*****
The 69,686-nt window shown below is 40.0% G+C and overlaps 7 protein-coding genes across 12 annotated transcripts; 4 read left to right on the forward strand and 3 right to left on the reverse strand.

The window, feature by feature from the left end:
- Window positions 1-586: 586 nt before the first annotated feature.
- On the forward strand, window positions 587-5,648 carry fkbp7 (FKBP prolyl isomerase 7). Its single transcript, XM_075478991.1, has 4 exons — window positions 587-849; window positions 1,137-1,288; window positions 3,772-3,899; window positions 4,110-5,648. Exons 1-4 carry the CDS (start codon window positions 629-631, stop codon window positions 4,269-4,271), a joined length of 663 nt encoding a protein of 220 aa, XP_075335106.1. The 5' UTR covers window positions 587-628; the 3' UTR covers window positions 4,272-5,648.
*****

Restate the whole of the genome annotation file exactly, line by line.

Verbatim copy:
The 69,686-nt window shown below is 40.0% G+C and overlaps 7 protein-coding genes across 12 annotated transcripts; 4 read left to right on the forward strand and 3 right to left on the reverse strand.

The window, feature by feature from the left end:
- Window positions 1-586: 586 nt before the first annotated feature.
- On the forward strand, window positions 587-5,648 carry fkbp7 (FKBP prolyl isomerase 7). Its single transcript, XM_075478991.1, has 4 exons — window positions 587-849; window positions 1,137-1,288; window positions 3,772-3,899; window positions 4,110-5,648. Exons 1-4 carry the CDS (start codon window positions 629-631, stop codon window positions 4,269-4,271), a joined length of 663 nt encoding a protein of 220 aa, XP_075335106.1. The 5' UTR covers window positions 587-628; the 3' UTR covers window positions 4,272-5,648.